In the world of Data Engineering, the acronym “ETL” is standard short-hand for the process of ingesting data from some source, structuring it, and loading it into a database from which you’ll then use that data. ETL stands for “Extract” (ingest, such as picking up files from an FTP site or hitting a data vendor’s API), “Transform” (change the structure of the data into a form that is useful for you), and “Load” (store the transformed data into a database for your own use).

At Crux, where we are serving the needs of many clients, our approach is slightly different, designed both to gain the economies of scale that we can leverage as an industry utility, serving multiple clients across multiple sources of data, and to give individual clients the customized experience that they’d expect from a managed service to meet the needs of their specific use cases.

“EVLS TTT” stands for Extract, Validate, Load, Standardize, Transform, Transform, Transform… “Extract” here is the same as above (ingest data from its source). “Validate” means to check the data as it comes in to make sure that it is accurate and complete. If a data update fails any of the Validation tests we run on it, our Data Operators are notified and corrective action is taken immediately. Examples of validations include ensuring that an incoming data update matches the expected schema, ensuring the values in a column conform to expected min/max ranges (for example should numbers in this column always be positive), or making sure that enumerated types (such as Country) fall within the accepted set of values. Validations also test data coverage: does the date range in the update conform to what is expected? If the dataset is supposed to cover companies in the S&P 500, does it in fact cover all those companies, no more, no less? Validations also look for unlikely spikes and jumps in continuous data, identifying outliers for closer examination by our Data Operators.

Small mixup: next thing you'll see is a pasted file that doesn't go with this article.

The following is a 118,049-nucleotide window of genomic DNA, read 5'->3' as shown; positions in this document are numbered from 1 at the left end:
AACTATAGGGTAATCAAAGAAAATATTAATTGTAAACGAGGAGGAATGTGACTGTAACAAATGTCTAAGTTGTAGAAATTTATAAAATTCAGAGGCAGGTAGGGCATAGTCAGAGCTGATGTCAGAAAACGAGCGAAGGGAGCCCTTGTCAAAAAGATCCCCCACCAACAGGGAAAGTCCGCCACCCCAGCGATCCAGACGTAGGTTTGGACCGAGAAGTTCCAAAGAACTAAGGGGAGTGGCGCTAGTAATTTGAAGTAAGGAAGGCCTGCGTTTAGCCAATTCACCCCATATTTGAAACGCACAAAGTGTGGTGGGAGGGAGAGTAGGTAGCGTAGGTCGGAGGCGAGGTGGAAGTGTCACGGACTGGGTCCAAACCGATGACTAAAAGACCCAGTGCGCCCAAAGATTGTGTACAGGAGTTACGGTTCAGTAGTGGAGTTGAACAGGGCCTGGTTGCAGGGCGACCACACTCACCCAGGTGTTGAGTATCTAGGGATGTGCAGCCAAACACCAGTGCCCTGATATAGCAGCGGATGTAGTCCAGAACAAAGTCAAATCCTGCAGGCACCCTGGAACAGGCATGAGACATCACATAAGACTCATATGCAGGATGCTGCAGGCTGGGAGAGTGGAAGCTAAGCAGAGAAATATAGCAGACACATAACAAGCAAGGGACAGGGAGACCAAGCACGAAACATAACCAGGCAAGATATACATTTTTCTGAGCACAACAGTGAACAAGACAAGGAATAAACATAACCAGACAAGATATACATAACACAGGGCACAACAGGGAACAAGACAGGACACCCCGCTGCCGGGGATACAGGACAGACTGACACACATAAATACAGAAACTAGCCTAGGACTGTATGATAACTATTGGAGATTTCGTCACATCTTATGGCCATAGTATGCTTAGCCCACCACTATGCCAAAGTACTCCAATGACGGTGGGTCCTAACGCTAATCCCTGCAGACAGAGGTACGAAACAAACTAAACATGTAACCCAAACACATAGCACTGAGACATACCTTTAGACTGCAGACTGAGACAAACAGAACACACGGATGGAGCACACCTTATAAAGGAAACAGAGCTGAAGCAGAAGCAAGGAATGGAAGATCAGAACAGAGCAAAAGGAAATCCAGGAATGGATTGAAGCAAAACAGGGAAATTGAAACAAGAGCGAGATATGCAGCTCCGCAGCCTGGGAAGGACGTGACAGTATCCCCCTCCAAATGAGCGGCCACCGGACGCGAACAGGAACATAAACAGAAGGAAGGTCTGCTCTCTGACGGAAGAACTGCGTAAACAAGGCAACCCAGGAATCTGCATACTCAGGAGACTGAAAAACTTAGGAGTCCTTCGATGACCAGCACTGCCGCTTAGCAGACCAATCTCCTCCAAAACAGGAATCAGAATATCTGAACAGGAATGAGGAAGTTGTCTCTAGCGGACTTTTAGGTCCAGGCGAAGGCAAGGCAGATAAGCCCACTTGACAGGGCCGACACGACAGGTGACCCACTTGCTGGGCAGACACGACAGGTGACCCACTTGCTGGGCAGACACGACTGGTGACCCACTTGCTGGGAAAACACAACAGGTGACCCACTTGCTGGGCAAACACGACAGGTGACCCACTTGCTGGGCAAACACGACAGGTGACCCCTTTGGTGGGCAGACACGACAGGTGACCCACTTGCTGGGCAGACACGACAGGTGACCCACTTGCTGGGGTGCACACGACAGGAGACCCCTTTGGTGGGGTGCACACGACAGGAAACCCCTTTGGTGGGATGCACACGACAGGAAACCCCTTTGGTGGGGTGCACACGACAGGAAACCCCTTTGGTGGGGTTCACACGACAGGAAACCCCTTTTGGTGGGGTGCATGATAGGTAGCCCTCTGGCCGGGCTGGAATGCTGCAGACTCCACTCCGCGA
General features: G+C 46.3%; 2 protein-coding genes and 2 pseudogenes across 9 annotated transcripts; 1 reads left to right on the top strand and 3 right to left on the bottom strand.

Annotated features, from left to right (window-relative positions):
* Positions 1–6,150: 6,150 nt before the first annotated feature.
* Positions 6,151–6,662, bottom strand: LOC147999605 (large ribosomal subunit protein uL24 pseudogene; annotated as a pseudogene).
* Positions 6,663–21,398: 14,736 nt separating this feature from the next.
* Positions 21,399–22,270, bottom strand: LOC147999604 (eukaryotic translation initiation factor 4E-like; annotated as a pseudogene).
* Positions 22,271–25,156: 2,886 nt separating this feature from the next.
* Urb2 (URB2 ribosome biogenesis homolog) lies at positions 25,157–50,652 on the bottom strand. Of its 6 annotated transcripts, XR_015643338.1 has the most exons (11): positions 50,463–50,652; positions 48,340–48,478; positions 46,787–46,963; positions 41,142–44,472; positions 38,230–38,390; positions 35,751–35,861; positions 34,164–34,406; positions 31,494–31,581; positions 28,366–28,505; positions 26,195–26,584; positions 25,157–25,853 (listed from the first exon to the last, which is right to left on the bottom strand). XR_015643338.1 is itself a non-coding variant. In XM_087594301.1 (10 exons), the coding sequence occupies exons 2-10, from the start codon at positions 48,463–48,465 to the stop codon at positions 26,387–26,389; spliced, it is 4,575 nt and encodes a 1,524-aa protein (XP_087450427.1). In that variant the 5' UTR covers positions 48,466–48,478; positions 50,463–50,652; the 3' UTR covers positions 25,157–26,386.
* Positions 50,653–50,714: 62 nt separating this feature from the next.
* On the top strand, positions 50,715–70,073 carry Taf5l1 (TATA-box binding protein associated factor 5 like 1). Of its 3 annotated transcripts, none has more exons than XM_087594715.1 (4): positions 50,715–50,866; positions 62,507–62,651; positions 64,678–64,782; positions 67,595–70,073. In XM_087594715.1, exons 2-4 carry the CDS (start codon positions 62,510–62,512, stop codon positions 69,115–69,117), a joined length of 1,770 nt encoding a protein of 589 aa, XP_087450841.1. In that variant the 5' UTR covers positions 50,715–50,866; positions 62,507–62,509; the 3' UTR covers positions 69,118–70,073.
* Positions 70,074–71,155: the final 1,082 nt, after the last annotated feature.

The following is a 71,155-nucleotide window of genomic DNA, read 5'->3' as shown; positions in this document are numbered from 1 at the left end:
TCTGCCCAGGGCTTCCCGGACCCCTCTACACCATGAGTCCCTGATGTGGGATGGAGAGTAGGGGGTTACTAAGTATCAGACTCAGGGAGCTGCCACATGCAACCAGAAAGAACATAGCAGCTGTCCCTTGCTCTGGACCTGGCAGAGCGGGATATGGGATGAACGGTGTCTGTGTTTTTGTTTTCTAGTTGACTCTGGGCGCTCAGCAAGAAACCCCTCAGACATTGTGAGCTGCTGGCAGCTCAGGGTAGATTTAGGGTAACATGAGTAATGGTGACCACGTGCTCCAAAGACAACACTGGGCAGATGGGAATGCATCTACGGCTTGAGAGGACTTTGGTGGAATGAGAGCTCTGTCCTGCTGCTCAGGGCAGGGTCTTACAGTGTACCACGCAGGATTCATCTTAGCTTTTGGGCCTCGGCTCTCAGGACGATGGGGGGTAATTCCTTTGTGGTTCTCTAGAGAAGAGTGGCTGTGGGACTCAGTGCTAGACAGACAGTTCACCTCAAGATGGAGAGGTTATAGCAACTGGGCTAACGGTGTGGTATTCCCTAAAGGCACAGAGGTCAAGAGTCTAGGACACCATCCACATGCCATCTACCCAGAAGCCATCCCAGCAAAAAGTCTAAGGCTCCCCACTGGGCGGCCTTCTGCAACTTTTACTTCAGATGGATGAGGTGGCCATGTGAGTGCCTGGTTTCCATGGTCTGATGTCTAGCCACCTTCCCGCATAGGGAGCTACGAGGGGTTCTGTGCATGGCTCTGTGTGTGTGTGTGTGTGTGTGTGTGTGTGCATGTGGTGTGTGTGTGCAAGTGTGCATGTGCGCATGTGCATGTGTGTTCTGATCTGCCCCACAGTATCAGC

“Load” is as above (store the data into a database). “Standardize” is a set of special Transformations that get the data into an industry-standard form that makes the data easy to understand, easy to join across multiple datasets from multiple vendors, easy to compare, etc. Examples of standardization include data shape (such as  unstacking data and storing it all as point-in-time), entity mappings (such as security identifiers), and data formats (such as using ISO datetimes). We do of course store the raw data exactly as it comes from the data supplier, which customers can access as easily as the cleaned/standardized version.

We leave a gap between the “S” and the “TTT…” because at that point the data has been loaded, checked, and put into a form that should suit the needs of most customers as is. We call this spot “the Plane of Standards”. The “TTT…” are any number of specific Transformations that are required by individual clients to suit their own use cases (mapping to an internal security master, joining several sets of data together, enriching data with in-house metadata, etc). Those Ts give clients the ability to have a customized experience when using Crux.

The goals of all this are to be able to gain economies of scale and mutualize the effort and cost of the commoditized parts of the process, making it cheaper and faster for everyone, while still giving clients the ability to get a bespoke output to serve their individual use cases. Crux does not license, sell, or re-sell any data itself: Data Suppliers license their products directly to customers, maintain direct relationships with those clients, and control who has access their data on the Crux platform. We work in partnership with Data Suppliers to help make their data delightful for our mutual clients.


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